The Arizona Coral snake (Micruroides euryxanthus), also called the Sonoran Coral snake, is one of three Coral snakes in the U.S. The others are the Texas Coral snake and the Eastern Coral snake (see range map below). The U.S. Coral snakes are small. Adults generally range from one to two feet long. Arizona Coral snakes occur in central and southeastern Arizona, southwestern New Mexico, and in Mexico as far south as Sinoloa. By the way, Coral snakes fart as a defensive behavior.
The Arizona Coral snake is a tri-colored snake with bright red and black bands and a third band that may be yellow, cream-colored, or white. The bands go completely around the snake. The head is black above and below from the snout to just behind the eyes. The Texas Coral snake is very similar in appearance to the Arizona variety while the Eastern Coral snake is generally darker in all its colors.
According to the Arizona-Sonora Desert Museum: “This snake occupies arid and semiarid regions in many different habitat types including thornscrub, desert-scrub, woodland, grassland and farmland. It is found in the plains and lower mountain slopes from sea level to 5800 feet (1768 m); often found in rocky areas.”
“Carnivorous, as are all snakes, the Arizona Coral snake specializes in feeding primarily on blind and black-headed snakes. Occasionally it eats lizards or other small, smooth-scaled snakes. A secretive snake, it usually emerges after sundown, and may remain active well into the night. It is also frequently active during the day after rains or if the sky is overcast. If disturbed it will bury its head in its coils, elevate and wave its tightly coiled tail, and evert its anal lining, making a popping sound. Two to three eggs are laid during the summer.”
The Arizona Coral snake has neurotoxic venom like the cobra and mamba. Its appearance is similar to two harmless kingsnakes, the Milk snake and the Mountain kingsnake. How do you tell them apart? There is a saying which has several variations but goes something like this referring the arrangement of red, black and yellow/white bands: “Red touch yellow, kill a fellow (or red touch white, take flight); red touch black, OK Jack.” That is true for all Coral snakes in the U.S., but not for Coral snakes south of Mexico. Also, there is one harmless “red touch yellow/white” snake in Arizona, the Sonoran shovel-nosed snake (it has a white snout).
While doing research for this article, I came upon a great website: Snakebuddies.net run by three herpetologists in Utah. They have an article: “Your Identification Guide to Tri-color snakes” which contains photos of all the Coral snakes in the U.S. and the similar-looking kingsnakes. The text explains the major points of each snake. Take a look. Some excerpts:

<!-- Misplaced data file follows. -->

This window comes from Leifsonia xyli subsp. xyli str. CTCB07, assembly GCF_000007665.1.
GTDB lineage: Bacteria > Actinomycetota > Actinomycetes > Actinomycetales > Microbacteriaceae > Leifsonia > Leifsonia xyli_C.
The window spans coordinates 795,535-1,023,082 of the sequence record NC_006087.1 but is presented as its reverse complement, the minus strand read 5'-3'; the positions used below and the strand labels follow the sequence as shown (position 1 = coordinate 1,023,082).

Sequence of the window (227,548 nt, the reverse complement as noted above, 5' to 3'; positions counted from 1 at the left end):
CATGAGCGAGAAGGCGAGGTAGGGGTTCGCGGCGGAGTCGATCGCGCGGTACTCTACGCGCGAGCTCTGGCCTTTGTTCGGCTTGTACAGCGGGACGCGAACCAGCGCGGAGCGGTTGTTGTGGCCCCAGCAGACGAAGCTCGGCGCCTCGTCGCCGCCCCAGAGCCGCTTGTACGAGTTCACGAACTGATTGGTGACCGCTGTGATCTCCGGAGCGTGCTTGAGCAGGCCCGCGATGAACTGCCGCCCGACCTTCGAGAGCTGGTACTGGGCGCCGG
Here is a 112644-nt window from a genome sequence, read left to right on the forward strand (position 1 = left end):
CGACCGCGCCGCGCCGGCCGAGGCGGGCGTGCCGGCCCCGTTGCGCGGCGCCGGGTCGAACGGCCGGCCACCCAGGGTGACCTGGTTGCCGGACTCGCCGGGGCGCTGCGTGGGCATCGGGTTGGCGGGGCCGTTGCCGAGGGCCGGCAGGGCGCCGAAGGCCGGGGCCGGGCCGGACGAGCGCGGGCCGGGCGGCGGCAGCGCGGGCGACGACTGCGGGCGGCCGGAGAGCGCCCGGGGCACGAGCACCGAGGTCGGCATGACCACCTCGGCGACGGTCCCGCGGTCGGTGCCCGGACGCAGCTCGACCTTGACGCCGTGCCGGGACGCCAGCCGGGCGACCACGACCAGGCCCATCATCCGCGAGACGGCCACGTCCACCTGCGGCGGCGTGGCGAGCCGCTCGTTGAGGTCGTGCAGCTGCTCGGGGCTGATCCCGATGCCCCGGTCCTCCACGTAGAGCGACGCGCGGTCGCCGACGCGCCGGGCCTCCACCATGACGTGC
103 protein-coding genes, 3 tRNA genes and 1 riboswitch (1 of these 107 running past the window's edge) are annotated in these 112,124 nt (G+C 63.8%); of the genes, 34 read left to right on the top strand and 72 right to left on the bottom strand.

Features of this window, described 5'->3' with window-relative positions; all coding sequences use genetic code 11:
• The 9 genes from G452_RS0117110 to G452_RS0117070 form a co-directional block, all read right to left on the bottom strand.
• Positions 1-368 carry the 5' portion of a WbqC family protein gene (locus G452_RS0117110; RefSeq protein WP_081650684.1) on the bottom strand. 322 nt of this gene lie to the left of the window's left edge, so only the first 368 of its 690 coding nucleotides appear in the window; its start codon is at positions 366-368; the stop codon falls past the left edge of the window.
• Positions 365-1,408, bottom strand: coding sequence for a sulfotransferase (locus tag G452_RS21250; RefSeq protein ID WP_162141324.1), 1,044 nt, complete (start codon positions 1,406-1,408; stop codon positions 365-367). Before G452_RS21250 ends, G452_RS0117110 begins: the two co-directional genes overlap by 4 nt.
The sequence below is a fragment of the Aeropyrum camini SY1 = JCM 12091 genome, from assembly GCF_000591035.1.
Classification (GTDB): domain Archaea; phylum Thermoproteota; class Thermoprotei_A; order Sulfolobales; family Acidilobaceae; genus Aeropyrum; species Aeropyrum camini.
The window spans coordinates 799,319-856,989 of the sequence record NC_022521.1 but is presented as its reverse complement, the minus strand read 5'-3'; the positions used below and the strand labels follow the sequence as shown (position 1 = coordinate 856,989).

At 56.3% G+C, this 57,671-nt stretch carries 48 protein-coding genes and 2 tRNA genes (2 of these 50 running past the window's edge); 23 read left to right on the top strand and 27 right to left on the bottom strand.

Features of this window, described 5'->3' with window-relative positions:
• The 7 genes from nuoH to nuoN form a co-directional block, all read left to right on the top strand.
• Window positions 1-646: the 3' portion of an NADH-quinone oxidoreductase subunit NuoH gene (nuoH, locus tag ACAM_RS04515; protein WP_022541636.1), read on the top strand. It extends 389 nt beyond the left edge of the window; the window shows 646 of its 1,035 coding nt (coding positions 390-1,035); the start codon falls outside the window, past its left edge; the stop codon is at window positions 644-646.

Myths about bites and venom:
“Unfortunately, there are at least a couple of very common myths about Coral snake bites that we want to address. You may have heard that Coral snakes have very small mouths, and can only bite you on the webbing between your fingers. This is absolutely not true. If you pick up one of these snakes, it will potentially bite any part of your body within reach. Another common myth that needs to go away, is that Coral snakes are ‘rear-fanged’ with tiny teeth, requiring them to ‘chew’ on you to inject any venom. Not only are Coral snake fangs located in the front of their mouths, as is the case with all Elapids, but they do not have to chew on you to inject venom. Although their fangs are small, they are long enough to break the skin, which allows their venom to enter your blood stream.” Unlike rattlesnakes, Coral snakes cannot fold their fangs back into their mouth.
“Though there are some exceptions, Coral snakes are best identified by pattern. They have a solid black face, followed by a broad yellow stripe. The red, yellow, and black bands go all the way around the body, as opposed to King and Milk snakes, which have banding that stops when it reaches the belly scales. As the saying goes, Corals also have red bands surrounded on both sides by yellow bands. As burrowers, Coral snakes have very small eyes that are solid black and hard to discern from a distance greater than a few feet.”
“One very notable fact to consider when dealing with any U.S. Coral snake, is that production of Coral Snake antivenom (Coralmyn) was stopped and the remaining stock of this antivenom expired in 2010. Ongoing tests have since lead to several extensions on the expiration date, but medical facilities in Florida have recently announced that they have very few vials of the serum left. Because there are so few Coral snake bites, the serum was deemed too expensive to produce, which adds to the risk of new bite victims. There is an effective antivenom available from South America, but so far the FDA refuses to allow it to be imported. In July of 2015, it was reported that the U.S. is looking into a new Coral snake antivenom.”
See more photos: http://www.reptilesofaz.org/Snakes-Subpages/h-m-euryxanthus.html
A note on terminology: “Antivenom” versus “antivenin.” According to Wikipedia: “The name “antivenin” comes from the French word venin, meaning venom, which in turn was derived from Latin venenum, meaning poison. Historically, the term antivenin was predominant around the world; its first published use being in 1895. In 1981, the World Health Organization decided that the preferred terminology in the English language would be venom and antivenom…” The quotes above used both terms interchangeably. I changed them to antivenom for consistency.
This articles was originally published in the Arizona Daily Independent.